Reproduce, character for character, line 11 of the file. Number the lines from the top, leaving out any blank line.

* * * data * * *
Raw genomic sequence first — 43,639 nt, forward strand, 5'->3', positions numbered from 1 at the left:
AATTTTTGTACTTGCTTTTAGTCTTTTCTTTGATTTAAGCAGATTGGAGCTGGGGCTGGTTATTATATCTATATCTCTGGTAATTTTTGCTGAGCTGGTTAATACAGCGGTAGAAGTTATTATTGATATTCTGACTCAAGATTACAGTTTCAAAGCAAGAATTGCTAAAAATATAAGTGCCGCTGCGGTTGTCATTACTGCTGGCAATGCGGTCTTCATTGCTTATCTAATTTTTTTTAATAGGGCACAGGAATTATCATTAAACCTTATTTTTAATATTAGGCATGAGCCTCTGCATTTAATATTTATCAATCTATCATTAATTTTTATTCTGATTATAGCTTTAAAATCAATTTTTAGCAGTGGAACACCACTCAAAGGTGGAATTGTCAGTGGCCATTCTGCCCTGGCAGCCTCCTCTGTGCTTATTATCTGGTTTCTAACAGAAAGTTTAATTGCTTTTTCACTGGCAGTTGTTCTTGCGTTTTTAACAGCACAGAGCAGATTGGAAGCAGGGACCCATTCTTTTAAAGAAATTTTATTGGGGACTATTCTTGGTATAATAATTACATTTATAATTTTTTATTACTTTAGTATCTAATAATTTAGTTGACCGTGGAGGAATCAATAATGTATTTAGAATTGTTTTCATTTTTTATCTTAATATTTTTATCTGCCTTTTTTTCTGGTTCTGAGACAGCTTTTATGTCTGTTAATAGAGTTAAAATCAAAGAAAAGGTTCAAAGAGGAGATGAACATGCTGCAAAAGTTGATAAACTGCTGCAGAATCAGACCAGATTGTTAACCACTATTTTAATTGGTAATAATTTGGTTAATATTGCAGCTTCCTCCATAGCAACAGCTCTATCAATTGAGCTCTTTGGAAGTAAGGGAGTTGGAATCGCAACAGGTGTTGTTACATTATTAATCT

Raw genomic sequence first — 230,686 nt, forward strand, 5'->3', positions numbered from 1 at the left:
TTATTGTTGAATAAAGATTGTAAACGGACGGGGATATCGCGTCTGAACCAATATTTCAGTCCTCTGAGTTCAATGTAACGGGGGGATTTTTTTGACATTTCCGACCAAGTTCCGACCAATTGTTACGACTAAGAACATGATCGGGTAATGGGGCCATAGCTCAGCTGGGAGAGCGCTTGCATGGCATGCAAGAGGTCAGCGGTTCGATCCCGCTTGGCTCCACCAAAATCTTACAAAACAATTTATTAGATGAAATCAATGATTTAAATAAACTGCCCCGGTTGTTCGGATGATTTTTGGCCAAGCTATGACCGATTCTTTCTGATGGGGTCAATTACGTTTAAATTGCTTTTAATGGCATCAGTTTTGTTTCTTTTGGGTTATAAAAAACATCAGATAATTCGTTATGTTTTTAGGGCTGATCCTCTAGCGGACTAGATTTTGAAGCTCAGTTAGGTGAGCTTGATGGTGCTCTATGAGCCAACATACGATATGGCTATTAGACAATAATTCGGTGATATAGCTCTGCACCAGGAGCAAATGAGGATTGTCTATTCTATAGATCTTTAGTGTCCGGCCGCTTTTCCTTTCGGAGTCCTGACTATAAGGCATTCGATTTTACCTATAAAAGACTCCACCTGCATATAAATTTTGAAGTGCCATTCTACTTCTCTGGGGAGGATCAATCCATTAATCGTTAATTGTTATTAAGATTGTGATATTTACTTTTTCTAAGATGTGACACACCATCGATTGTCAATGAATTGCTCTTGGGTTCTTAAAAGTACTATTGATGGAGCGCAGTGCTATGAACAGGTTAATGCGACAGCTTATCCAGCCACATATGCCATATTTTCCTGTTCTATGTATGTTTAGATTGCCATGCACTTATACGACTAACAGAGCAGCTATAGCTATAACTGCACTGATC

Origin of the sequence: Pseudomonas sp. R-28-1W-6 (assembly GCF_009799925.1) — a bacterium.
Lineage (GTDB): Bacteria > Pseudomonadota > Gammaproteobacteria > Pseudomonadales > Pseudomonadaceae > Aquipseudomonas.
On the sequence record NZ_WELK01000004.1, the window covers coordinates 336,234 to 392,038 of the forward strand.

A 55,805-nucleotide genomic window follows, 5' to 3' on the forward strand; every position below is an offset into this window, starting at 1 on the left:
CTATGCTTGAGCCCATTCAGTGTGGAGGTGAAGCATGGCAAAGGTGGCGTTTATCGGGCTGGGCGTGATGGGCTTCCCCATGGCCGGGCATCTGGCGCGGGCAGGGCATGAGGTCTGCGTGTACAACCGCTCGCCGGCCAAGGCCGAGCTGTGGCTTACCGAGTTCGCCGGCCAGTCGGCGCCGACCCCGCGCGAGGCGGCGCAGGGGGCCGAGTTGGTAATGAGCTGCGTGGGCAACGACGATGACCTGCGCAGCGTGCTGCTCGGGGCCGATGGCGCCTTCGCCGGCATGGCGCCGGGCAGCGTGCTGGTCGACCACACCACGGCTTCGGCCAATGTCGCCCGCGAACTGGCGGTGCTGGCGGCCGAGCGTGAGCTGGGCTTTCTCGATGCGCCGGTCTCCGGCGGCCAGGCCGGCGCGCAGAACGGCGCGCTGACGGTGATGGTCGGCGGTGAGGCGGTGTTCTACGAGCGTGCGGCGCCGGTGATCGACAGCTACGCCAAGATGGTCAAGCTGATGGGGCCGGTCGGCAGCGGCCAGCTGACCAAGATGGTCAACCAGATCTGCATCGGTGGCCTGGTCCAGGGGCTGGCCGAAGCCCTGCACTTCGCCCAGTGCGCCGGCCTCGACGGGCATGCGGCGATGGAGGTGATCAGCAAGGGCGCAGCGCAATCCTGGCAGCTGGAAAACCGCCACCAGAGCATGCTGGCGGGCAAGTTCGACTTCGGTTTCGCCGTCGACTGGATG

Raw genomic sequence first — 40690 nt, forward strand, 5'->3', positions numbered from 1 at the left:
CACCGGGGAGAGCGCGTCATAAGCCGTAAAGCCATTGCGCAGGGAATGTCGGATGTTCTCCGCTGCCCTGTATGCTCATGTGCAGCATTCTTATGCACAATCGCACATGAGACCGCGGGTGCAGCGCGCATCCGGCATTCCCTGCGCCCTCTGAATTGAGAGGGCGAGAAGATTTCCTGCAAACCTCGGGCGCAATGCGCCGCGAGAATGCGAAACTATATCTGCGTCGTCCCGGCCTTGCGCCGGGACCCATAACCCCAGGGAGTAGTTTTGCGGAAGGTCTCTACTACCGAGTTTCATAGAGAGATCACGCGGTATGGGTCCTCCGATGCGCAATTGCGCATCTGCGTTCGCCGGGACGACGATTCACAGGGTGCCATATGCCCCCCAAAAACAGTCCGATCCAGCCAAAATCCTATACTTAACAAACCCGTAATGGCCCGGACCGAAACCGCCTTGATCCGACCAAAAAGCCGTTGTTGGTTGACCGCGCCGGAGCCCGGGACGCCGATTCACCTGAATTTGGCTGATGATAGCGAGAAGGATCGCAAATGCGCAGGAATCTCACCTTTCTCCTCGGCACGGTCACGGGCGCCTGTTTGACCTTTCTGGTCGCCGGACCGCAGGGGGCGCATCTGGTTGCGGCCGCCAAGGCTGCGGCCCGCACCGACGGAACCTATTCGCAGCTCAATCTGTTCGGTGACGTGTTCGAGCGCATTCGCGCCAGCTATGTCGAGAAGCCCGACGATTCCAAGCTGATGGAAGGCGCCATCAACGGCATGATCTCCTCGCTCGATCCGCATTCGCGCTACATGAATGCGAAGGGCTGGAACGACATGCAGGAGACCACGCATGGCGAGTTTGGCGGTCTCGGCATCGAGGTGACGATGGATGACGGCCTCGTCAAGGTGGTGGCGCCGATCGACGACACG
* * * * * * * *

CACCGGGGAGAGCGCGTCATAAGCCGTAAAGCCATTGCGCAGGGAATGTCGGATGTTCTCCGCTGCCCTGTATGCTCATGTGCAGCATTCTTATGCACAATCGCACATGAGACCGCGGGTGCAGCGCGCATCCGGCATTCCCTGCGCCCTCTGAATTGAGAGGGCGAGAAGATTTCCTGCAAACCTCGGGCGCAATGCGCCGCGAGAATGCGAAACTATATCTGCGTCGTCCCGGCCTTGCGCCGGGACCCATAACCCCAGGGAGTAGTTTTGCGGAAGGTCTCTACTACCGAGTTTCATAGAGAGATCACGCGGTATGGGTCCTCCGATGCGCAATTGCGCATCTGCGTTCGCCGGGACGACGATTCACAGGGTGCCATATGCCCCCCAAAAACAGTCCGATCCAGCCAAAATCCTATACTTAACAAACCCGTAATGGCCCGGACCGAAACCGCCTTGATCCGACCAAAAAGCCGTTGTTGGTTGACCGCGCCGGAGCCCGGGACGCCGATTCACCTGAATTTGGCTGATGATAGCGAGAAGGATCGCAAATGCGCAGGAATCTCACCTTTCTCCTCGGCACGGTCACGGGCGCCTGTTTGACCTTTCTGGTCGCCGGACCGCAGGGGGCGCATCTGGTTGCGGCCGCCAAGGCTGCGGCCCGCACCGACGGAACCTATTCGCAGCTCAATCTGTTCGGTGACGTGTTCGAGCGCATTCGCGCCAGCTATGTCGAGAAGCCCGACGATTCCAAGCTGATGGAAGGCGCCATCAACGGCATGATCTCCTCGCTCGATCCGCATTCGCGCTACATGAATGCGAAGGGCTGGAACGACATGCAGGAGACCACGCATGGCGAGTTTGGCGGTCTCGGCATCGAGGTGACGATGGATGACGGCCTCGTCAAGGTGGTGGCGCCGATCGACGACACG